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by Ashley Corbaley

For as long as I can remember Eleanor Roosevelt’s famous saying: “Do one thing every day that scares you” has been my personal motto. I had the quote pinned to my corkboard in my bedroom growing up. I wrote it in school binders and notebooks. It was the first thing I stuck to the wall of my college dorm and it now hangs up proudly in my house.

Perhaps this quote spoke to me so deeply because I often fall prey to staying inside my comfort zone. Staying in our comfort zone is so wonderfully enticing that it doesn’t make much sense to step out of it. Why overcome shyness by trying to make a new friend? Why risk a moment of awkwardness by trying something new? Why do something difficult when you can be at ease?

The answer to all of these questions is: growth.

 “If we’re growing, we are always going to be out of our comfort zone.”                                                             – John Maxwell

Simply put, our comfort zone consists of things that make us feel contented. These are the things that give us little to no anxiety. Our comfort zone is full of things that we are used to or the things that we can control. Outside of our comfort zone are the things that are new, challenging or scary to us. The comfort zone can be illustrated as a circle. A larger circle outside of that circle can be classified as the learning zone. The more we step outside of the smaller circle and into the larger circle, the bigger our comfort zone becomes.

Katy Caprino shares six benefits of stepping out of our comfort zone:

  1. You will let perfection go
  2. You will inspire others
  3. You will have no regrets at the end
  4. You will define yourself authentically
  5. You will gain control
  6. Your life experience will be fuller

The advice of “Do one thing every day that scares you,” does not mean that you have to do one crazy, terrifying thing every day that causes you a high level of anxiety. We do not need to become adrenaline junkies to achieve our goals. Sometimes the things that scare us could seem small to us but significant to others.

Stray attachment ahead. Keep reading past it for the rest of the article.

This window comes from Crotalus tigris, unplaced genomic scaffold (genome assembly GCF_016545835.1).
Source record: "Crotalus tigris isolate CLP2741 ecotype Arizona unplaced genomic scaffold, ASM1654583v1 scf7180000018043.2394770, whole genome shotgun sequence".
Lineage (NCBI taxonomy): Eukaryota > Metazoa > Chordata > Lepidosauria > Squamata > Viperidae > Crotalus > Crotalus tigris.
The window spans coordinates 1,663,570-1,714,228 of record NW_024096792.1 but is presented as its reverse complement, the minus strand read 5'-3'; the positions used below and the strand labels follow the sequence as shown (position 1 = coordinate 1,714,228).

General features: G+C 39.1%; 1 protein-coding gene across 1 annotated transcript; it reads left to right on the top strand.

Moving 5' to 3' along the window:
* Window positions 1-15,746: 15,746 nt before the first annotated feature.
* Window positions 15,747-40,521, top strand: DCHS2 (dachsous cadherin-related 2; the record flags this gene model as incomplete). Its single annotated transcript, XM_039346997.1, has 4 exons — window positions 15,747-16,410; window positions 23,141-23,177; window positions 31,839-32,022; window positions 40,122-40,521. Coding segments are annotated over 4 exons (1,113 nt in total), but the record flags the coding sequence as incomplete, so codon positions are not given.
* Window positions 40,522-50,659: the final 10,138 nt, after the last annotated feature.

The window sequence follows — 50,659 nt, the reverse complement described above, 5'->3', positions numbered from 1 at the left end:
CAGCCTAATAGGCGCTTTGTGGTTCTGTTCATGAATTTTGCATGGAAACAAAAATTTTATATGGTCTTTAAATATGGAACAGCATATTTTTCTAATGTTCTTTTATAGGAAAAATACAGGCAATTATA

One thing that we could do is to stand up for our family values we know to be true. Standing up for our beliefs is not always easy. Oftentimes, it requires us to step out of our comfort zones and into the intimidating unknown. All of us have unique talents and capabilities that if we use for the benefit of families, can really make a difference for good. We can teach, inspire, create, vote, defend, and fight for the family. As we do strive to step out of our comfort zones a little everyday, we will learn and grow in ways we never thought were possible. One thing that keeps people from discussing issues such as defending the unborn and religious liberty is a lack not knowing what to say or how to say it. If this is a challenge for your, I encourage you to take advantage of United Families’ Guides to Family Issues. These guides cover a range of issues from abortion to sexual orientation. They are designed “to be the most comprehensive resource available providing peer-reviewed scientific research, social science data, expert commentary and sound, logical arguments to support” our belief that the family is the foundational unit of society, that marriage is worth defending, that life is worth protecting, that children have a right to be raised by both biological parents, and that religious liberty is at the core of all our human and civic rights.

So let us make the effort to step out of our comfort zone and challenge ourselves to take a stand for the family. No matter how scary our goals may be to us, don’t be afraid of failure. As the poet Erin Hanson says: “What if I fall? Oh, but my darling, what if you fly?”

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